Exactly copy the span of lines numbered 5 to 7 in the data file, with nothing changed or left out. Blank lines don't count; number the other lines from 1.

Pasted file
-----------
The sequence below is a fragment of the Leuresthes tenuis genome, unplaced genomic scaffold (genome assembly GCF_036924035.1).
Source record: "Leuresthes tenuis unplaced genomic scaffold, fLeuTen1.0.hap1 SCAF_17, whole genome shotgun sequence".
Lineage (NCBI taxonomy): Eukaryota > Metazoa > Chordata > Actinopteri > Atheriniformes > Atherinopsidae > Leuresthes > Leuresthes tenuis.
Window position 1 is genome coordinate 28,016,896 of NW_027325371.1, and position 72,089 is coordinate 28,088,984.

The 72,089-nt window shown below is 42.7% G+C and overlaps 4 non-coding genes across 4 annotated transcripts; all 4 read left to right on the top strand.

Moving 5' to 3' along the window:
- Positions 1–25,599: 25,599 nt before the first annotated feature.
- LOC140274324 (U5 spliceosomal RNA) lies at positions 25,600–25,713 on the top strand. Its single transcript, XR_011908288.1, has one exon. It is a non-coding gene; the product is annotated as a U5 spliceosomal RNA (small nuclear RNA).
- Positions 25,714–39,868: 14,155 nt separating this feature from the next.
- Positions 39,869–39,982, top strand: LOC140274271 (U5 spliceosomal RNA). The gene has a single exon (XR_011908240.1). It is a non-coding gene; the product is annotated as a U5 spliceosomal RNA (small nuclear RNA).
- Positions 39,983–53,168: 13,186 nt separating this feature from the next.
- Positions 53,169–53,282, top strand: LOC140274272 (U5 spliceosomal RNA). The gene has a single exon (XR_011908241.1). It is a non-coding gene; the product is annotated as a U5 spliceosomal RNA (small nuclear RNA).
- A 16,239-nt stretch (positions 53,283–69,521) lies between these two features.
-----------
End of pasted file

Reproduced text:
The 72,089-nt window shown below is 42.7% G+C and overlaps 4 non-coding genes across 4 annotated transcripts; all 4 read left to right on the top strand.

Moving 5' to 3' along the window:
- Positions 1–25,599: 25,599 nt before the first annotated feature.